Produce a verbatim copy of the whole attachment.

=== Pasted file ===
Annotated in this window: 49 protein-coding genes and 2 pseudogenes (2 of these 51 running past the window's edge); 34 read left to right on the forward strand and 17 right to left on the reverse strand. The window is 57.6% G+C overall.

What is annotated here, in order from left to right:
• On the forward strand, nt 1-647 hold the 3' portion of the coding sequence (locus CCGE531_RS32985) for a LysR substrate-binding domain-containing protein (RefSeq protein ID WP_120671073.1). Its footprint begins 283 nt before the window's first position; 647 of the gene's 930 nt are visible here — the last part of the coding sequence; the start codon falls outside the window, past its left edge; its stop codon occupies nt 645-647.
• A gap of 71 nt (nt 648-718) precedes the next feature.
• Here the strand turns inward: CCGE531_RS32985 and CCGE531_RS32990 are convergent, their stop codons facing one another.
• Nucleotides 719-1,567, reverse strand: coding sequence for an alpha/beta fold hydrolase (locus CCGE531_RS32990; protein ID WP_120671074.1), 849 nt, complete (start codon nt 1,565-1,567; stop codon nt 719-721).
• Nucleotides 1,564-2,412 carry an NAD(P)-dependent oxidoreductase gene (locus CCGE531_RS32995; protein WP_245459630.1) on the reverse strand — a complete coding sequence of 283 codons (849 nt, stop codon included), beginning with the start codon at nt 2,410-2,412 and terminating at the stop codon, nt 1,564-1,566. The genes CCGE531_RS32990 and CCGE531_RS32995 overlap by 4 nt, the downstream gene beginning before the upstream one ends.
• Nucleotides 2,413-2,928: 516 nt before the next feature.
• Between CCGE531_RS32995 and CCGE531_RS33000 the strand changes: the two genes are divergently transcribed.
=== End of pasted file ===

Annotated in this window: 49 protein-coding genes and 2 pseudogenes (2 of these 51 running past the window's edge); 34 read left to right on the forward strand and 17 right to left on the reverse strand. The window is 57.6% G+C overall.

What is annotated here, in order from left to right:
• On the forward strand, nt 1-647 hold the 3' portion of the coding sequence (locus CCGE531_RS32985) for a LysR substrate-binding domain-containing protein (RefSeq protein ID WP_120671073.1). Its footprint begins 283 nt before the window's first position; 647 of the gene's 930 nt are visible here — the last part of the coding sequence; the start codon falls outside the window, past its left edge; its stop codon occupies nt 645-647.
• A gap of 71 nt (nt 648-718) precedes the next feature.
• Here the strand turns inward: CCGE531_RS32985 and CCGE531_RS32990 are convergent, their stop codons facing one another.
• Nucleotides 719-1,567, reverse strand: coding sequence for an alpha/beta fold hydrolase (locus CCGE531_RS32990; protein ID WP_120671074.1), 849 nt, complete (start codon nt 1,565-1,567; stop codon nt 719-721).
• Nucleotides 1,564-2,412 carry an NAD(P)-dependent oxidoreductase gene (locus CCGE531_RS32995; protein WP_245459630.1) on the reverse strand — a complete coding sequence of 283 codons (849 nt, stop codon included), beginning with the start codon at nt 2,410-2,412 and terminating at the stop codon, nt 1,564-1,566. The genes CCGE531_RS32990 and CCGE531_RS32995 overlap by 4 nt, the downstream gene beginning before the upstream one ends.
• Nucleotides 2,413-2,928: 516 nt before the next feature.
• Between CCGE531_RS32995 and CCGE531_RS33000 the strand changes: the two genes are divergently transcribed.